The writer is deputy chairman of the World Zionist Organization and a member of the Jewish Agency Executive.
...the Jewish Agency has changed both its focus and its modus operandi. We are investing more in developing a spiral of Israel experiences that will encourage participants to make repeat visits of ever-increasing length.
We are devising innovative programs for those in between visits to nurture the seeds of devotion that germinate in each. We are creating frameworks for social activism involving Jews from abroad and their idealistic counterparts here so that together they might change the world and shape the Jewish state in a manner that gives expression to their values and vision.
In short, we are educating, not selling, with the expectation that the array of experiences we are offering will lead people to make Israel their home on their own.
By Isi Leibler Opinion www.jpost.com June 23, 2011
Today, we desperately need a global Jewish pro-Israel caucus which could emerge from a reformed JAFI.
...The principal objective of a reformed JAFI must be the reconstruction of an unashamedly pro-Israel Jewish leadership in Diaspora communities, including within the American federations, Hillel and rabbinical bodies.
It should endeavor to ensure that only those willing to publicly support the right of Israel to defend itself will be elected to communal leadership roles.
By Alexander Yakobson Opinion www.haaretz.com June 26, 2011
It is good to know that even those who have a strong urge to taunt Zionism, understand from time to time that if they wish to remain here, they need a Zionist state so they will have somewhere to live and something to provoke.
By Raphael Ahren www.haaretz.com June 24, 2011
Michael Jankelowitz, one of the Jewish Agency's "best spokesmen ever," according to chairman Natan Sharansky, is leaving the organization, after 33 years working there in different positions, most recently as spokesman to the foreign press.
By Gil Troy Opinion www.jpost.com June 19, 2011
I am repeatedly amazed at how effective Birthright is at stirring up thoughts, feelings, conversations, for so many participants – although it remains a first step. Here, Schaefer is absolutely right.
We must work harder on pre-and post-programming, so Birthright is not a vacation from real life but an effective Jewish jumpstart.
By Brian Schaefer Opinion www.jpost.com June 16, 2011
To see Israel as it is can be disillusioning. The struggle is to keep looking.
Which is exactly what Birthright seems to be afraid of. Programs such as this, rather than widening the eyes of their participants, put on blinders and send them back home knowing Israel through Goldstar and humous.
The Israel that students see on Birthright is still the Israel of the past – but with much better shopping. They are carefully, and unfortunately, kept out of the Israel of today.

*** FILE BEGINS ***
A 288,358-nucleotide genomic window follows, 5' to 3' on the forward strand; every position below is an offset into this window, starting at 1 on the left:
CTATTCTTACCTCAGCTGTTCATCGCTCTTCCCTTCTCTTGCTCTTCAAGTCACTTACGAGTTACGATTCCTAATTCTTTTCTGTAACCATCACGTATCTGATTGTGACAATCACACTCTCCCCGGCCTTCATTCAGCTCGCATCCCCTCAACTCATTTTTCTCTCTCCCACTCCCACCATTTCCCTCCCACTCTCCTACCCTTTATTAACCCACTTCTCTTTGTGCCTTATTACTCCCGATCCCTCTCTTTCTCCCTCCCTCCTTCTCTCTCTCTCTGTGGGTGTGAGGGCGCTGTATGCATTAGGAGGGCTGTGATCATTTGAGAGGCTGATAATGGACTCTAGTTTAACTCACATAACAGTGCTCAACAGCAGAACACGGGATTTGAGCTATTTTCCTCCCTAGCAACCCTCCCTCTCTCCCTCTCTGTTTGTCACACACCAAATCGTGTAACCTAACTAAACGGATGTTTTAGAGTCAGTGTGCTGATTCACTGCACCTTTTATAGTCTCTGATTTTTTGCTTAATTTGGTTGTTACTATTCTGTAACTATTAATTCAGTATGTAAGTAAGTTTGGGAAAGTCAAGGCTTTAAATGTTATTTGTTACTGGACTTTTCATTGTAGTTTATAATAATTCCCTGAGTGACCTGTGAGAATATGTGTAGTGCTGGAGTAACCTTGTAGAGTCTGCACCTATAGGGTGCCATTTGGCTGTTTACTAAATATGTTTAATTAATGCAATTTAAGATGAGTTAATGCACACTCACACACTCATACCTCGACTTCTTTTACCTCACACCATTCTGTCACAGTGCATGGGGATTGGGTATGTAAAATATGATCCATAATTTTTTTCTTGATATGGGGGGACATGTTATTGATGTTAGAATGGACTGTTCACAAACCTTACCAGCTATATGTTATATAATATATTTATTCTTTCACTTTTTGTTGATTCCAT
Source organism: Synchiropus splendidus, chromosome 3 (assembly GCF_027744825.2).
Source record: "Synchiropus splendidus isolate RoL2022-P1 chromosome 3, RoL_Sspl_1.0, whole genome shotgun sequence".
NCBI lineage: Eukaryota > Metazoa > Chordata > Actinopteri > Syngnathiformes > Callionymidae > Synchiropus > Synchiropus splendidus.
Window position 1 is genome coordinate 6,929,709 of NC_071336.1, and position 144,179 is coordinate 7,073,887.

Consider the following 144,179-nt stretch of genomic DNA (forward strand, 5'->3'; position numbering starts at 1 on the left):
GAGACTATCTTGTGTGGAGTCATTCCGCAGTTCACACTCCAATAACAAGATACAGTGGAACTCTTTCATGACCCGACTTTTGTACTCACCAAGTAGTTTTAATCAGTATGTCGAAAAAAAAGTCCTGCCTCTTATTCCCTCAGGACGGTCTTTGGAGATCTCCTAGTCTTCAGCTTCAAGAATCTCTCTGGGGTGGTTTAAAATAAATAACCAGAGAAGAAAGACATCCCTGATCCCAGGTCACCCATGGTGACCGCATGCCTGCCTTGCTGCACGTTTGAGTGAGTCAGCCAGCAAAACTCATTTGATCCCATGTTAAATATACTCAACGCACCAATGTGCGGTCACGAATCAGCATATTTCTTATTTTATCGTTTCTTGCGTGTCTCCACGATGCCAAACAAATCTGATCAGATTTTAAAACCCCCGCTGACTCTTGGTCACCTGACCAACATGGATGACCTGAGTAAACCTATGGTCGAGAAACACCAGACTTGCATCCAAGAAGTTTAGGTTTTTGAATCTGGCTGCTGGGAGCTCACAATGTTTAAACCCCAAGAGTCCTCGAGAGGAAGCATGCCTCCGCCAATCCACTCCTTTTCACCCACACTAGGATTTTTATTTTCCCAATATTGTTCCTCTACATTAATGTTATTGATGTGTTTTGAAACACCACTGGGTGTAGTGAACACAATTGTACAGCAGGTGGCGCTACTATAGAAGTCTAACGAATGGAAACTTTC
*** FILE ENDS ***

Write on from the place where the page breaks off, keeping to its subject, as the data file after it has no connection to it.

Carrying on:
By Dafna Maor www.haaretz.com June 24, 2011
James Tisch, the new chairman of the board of governors of the Jewish Agency, and one of the wealthiest and most influential businessmen in the United States.
The Tisch family is profoundly involved in philanthropic activity - in education, Jewish causes, medicine and other areas … In Israel, too, the family funded the construction of the new Biblical Zoo in Jerusalem in 1993, and it is named for them.
...The proceeds from the gala event in Tisch's honor next week will be donated to Jewish Agency programs for children at risk in Israel. Those invitees include businessmen and representatives of Israeli business firms who have agreed to donate $5,000 to $25,000 to the project.
By Lahav Harkov www.jpost.com June 24, 2011
Although most Knesset members would be likely to back the bill, there is little chance it will pass, due to a clause in the current coalition agreement allowing any faction in the coalition to veto a change to a Basic Law. The Deri Law would require amendments to both Basic Law: The Knesset and Basic Law: The Government.
“There isn’t much we can do other than bring it to a vote and put pressure” on the parties in the coalition, Levine said. “There is no justification for a veto. It’s unclear to me how anyone can defend such a stance.”
Jpost.com Editorial www.jpost.com June 26, 2011
Deri should not be barred artificially from his favorite pastime of pulling strings behind the scenes.
For all we know, his fickle followers may have altered their predilections. They deserve the benefit of our doubt.
It is time for the voters, again, to judge Aryeh Deri.
We would like to believe they will make the only moral choice.
By Tzvika Brot www.ynetnews.com June 23, 2011
MKs Tzipi Hotovely and Yariv Levin (Likud), Marina Solodkin (Kadima) and Shelly Yacimovich (Labor) have banded together in a bill saying that any man convicted of an offence carrying moral turpitude and who served one year or more in jail – as Deri has – would be banned from national politics for life.
By Yair Ettinger www.haaretz.com June 23, 2011
Deri, and not Yishai, had an opportunity to mingle with international guests, public figures and intellectuals, senior representatives of the world Jewry, while Yishai was criticized at the [Israeli Presidential] Conference by Jewish leaders from around the world for pushing to restore the inclusion of nationality on identity cards.
www.haaretz.com June 22, 2011
"In Israel, it is not possible to contribute without political power, so I decided to create a new movement," Deri said without elaborating what kind of movement he intended to create.
By Elior Levy www.ynetnews.com June 22, 2011
...the former minister said he felt politics was his calling.
"I'm not coming from a place of vengeance or ambition," Deri said. "In every poll out there I get seven or eight Knesset seats, despite jail and all the other things that happened to me."
By Gil Hoffman www.jpost.com June 22, 2011
Shas officials also said Deri should stop speaking to Yosef via the press.
A Shas official compared Deri to a man who kept praying to win the lottery at the Western Wall until a heavenly voice sounded, “Nudnik, buy a ticket already.”
By Charley J. Levine www.hadassahmagazine.org April 2011
A. It hurts me to see 10,000 people who embrace…a lifestyle based on the good intention to learn Torah [but who] at the end of the day will not reach such a high place in Torah learning and they will live in poverty.
They think they do a great thing...but…the reality is that perhaps they are not doing a great thing.
Editor – Joel Katz
Religion and State in Israel is not affiliated with any organization or movement.
All rights reserved.